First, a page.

Nov. 27, 2006
Too few doing too little to relieve dire situation in Darfur, former special U.N. adviser Brahimi warns
With 300,000 Sudanese dead, a third of the population displaced and cries of genocide ringing fiercely, the crisis in Darfur, Sudan, has recently come to the forefront of the international political scene.
Yet, even though extensive media coverage and humanitarian involvement have made the situation impossible for the world's most powerful countries to ignore, Lakhdar Brahimi, former special adviser to United Nations Secretary General Kofi Annan, says that they are simply "not doing enough."
Brahimi, delivering the lecture "May We Please Listen to the Darfurians Themselves? Sudan's Lost Voices" to an overflow audience in Cornell's Myron Taylor Hall, Nov. 21, spoke extensively about the problems in the international community's process of addressing the crisis. "I don't have much optimism to share with you," he warned, because "practically nobody is doing what is necessary."
He noted that although many influential countries with resources to help have demanded that the United Nations take action in Darfur, they do little to facilitate such intervention. "What can the U.N. do," Brahimi asked, "with a force of 17,000 to protect 6 million people?" What is needed are troops, he said, but even the wealthiest countries "refuse to send soldiers."
But the world's nations are not the only ones to shy away from the situation; Brahimi also criticized the U.N. Security Council members, saying that they "talk loud, but carry no stick at all." While the council has more than once endorsed calls for deadlines on action in Darfur, it "did nothing when the deadlines were not met."
Brahimi, who also has served as overseer of the U.N. role in Afghanistan and Iraq, said that the interests of the Sudanese people need to be at the heart of all further actions in Darfur. "The interests of the people are completely forgotten," he said. The rebels "are defending only their personal and [clan-like] interests," and the government of Sudan "doesn't mind when the rebels disrupt peace negotiations," leaving Darfurians with no supporters save people hundreds of miles away from the conflict.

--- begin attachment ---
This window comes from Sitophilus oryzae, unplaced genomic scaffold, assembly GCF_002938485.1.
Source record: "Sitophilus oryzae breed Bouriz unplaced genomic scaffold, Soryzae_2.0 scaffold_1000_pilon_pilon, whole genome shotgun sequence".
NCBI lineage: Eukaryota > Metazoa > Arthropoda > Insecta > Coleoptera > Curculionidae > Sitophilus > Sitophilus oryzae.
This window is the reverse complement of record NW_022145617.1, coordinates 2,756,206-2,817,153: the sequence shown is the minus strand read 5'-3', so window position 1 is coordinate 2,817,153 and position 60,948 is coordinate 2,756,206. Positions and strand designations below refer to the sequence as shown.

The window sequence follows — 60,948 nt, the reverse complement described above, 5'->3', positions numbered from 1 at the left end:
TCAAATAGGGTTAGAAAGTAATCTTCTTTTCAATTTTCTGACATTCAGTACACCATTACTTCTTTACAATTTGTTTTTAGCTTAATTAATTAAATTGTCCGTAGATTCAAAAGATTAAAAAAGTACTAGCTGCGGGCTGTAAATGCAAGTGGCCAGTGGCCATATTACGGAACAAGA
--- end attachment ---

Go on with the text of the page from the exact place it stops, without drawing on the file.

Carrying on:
However, "There is one hero in this story -- the human rights community," he remarked, citing such organizations as Oxfam and Médecins Sans Frontières (Doctors Without Borders), "but along with these uplifting examples of human decency there is also plenty of evil."
He said, "What is needed is a political process that requires a real agreement between countries," including sending troops, coordinating humanitarian assistance and restoring peace by focusing on some of the root causes of the conflict: tribal distinctions, land ownership and the spread of small arms.
With this advice, Brahimi's parting message to the audience was to "understand that a lot of patience and solidarity is needed [in order that] the people of Darfur recover their own voice."
The lecture was part of the Foreign Policy Distinguished Speaker Series led by the Mario Einaudi Center for International Studies and was co-sponsored by the Office of the Vice Provost for International Relations.
Chandni Navalkha '10 is an intern at the Cornell Chronicle.